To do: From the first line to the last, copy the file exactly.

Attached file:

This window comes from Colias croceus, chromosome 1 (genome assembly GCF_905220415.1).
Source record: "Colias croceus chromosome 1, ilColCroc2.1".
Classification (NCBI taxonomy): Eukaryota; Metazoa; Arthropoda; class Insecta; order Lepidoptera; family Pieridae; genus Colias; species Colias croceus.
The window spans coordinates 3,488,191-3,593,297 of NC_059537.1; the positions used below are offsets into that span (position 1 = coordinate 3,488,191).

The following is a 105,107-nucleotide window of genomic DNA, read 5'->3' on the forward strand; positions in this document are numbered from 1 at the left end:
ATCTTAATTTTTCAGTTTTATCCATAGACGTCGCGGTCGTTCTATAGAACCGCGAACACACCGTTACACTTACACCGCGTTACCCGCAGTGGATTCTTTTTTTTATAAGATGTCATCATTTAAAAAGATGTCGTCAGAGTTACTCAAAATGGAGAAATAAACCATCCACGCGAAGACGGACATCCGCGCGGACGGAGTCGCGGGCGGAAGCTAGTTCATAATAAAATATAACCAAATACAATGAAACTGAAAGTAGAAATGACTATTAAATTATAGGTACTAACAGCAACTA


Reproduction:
This window comes from Colias croceus, chromosome 1 (genome assembly GCF_905220415.1).
Source record: "Colias croceus chromosome 1, ilColCroc2.1".
Classification (NCBI taxonomy): Eukaryota; Metazoa; Arthropoda; class Insecta; order Lepidoptera; family Pieridae; genus Colias; species Colias croceus.
The window spans coordinates 3,488,191-3,593,297 of NC_059537.1; the positions used below are offsets into that span (position 1 = coordinate 3,488,191).

The following is a 105,107-nucleotide window of genomic DNA, read 5'->3' on the forward strand; positions in this document are numbered from 1 at the left end:
ATCTTAATTTTTCAGTTTTATCCATAGACGTCGCGGTCGTTCTATAGAACCGCGAACACACCGTTACACTTACACCGCGTTACCCGCAGTGGATTCTTTTTTTTATAAGATGTCATCATTTAAAAAGATGTCGTCAGAGTTACTCAAAATGGAGAAATAAACCATCCACGCGAAGACGGACATCCGCGCGGACGGAGTCGCGGGCGGAAGCTAGTTCATAATAAAATATAACCAAATACAATGAAACTGAAAGTAGAAATGACTATTAAATTATAGGTACTAACAGCAACTA